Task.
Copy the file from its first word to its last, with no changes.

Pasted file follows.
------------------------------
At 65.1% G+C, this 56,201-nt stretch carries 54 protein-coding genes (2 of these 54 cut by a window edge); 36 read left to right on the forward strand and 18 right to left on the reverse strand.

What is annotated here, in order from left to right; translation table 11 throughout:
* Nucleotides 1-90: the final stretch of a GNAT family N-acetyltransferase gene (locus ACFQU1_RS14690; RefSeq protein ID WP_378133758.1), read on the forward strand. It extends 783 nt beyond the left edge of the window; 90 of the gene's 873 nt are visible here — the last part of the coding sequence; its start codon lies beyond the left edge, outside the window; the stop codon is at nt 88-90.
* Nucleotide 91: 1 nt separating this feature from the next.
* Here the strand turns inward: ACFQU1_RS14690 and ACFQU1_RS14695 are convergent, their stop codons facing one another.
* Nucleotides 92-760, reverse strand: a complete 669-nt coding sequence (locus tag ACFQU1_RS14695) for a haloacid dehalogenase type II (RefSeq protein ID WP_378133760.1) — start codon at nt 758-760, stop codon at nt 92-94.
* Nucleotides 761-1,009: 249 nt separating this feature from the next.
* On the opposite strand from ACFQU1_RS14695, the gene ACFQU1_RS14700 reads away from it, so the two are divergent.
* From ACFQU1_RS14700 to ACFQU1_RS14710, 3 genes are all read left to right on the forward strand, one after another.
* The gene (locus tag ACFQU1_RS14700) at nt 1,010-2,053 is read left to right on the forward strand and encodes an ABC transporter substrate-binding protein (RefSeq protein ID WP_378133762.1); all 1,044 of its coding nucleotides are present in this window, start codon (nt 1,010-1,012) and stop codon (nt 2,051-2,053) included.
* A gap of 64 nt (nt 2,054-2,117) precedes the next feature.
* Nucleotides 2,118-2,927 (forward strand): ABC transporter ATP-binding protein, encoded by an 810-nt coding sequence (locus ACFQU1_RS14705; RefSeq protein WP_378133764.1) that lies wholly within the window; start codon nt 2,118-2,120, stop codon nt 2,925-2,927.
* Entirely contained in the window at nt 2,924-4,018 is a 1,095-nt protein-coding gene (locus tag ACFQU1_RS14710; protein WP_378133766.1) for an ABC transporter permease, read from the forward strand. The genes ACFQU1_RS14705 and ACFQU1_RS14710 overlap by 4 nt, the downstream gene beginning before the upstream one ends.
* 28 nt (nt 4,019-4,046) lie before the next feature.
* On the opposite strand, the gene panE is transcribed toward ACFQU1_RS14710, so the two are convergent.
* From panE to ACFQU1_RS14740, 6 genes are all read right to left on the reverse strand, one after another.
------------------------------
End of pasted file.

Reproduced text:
At 65.1% G+C, this 56,201-nt stretch carries 54 protein-coding genes (2 of these 54 cut by a window edge); 36 read left to right on the forward strand and 18 right to left on the reverse strand.

What is annotated here, in order from left to right; translation table 11 throughout:
* Nucleotides 1-90: the final stretch of a GNAT family N-acetyltransferase gene (locus ACFQU1_RS14690; RefSeq protein ID WP_378133758.1), read on the forward strand. It extends 783 nt beyond the left edge of the window; 90 of the gene's 873 nt are visible here — the last part of the coding sequence; its start codon lies beyond the left edge, outside the window; the stop codon is at nt 88-90.
* Nucleotide 91: 1 nt separating this feature from the next.
* Here the strand turns inward: ACFQU1_RS14690 and ACFQU1_RS14695 are convergent, their stop codons facing one another.
* Nucleotides 92-760, reverse strand: a complete 669-nt coding sequence (locus tag ACFQU1_RS14695) for a haloacid dehalogenase type II (RefSeq protein ID WP_378133760.1) — start codon at nt 758-760, stop codon at nt 92-94.
* Nucleotides 761-1,009: 249 nt separating this feature from the next.
* On the opposite strand from ACFQU1_RS14695, the gene ACFQU1_RS14700 reads away from it, so the two are divergent.
* From ACFQU1_RS14700 to ACFQU1_RS14710, 3 genes are all read left to right on the forward strand, one after another.
* The gene (locus tag ACFQU1_RS14700) at nt 1,010-2,053 is read left to right on the forward strand and encodes an ABC transporter substrate-binding protein (RefSeq protein ID WP_378133762.1); all 1,044 of its coding nucleotides are present in this window, start codon (nt 1,010-1,012) and stop codon (nt 2,051-2,053) included.
* A gap of 64 nt (nt 2,054-2,117) precedes the next feature.
* Nucleotides 2,118-2,927 (forward strand): ABC transporter ATP-binding protein, encoded by an 810-nt coding sequence (locus ACFQU1_RS14705; RefSeq protein WP_378133764.1) that lies wholly within the window; start codon nt 2,118-2,120, stop codon nt 2,925-2,927.
* Entirely contained in the window at nt 2,924-4,018 is a 1,095-nt protein-coding gene (locus tag ACFQU1_RS14710; protein WP_378133766.1) for an ABC transporter permease, read from the forward strand. The genes ACFQU1_RS14705 and ACFQU1_RS14710 overlap by 4 nt, the downstream gene beginning before the upstream one ends.
* 28 nt (nt 4,019-4,046) lie before the next feature.
* On the opposite strand, the gene panE is transcribed toward ACFQU1_RS14710, so the two are convergent.
* From panE to ACFQU1_RS14740, 6 genes are all read right to left on the reverse strand, one after another.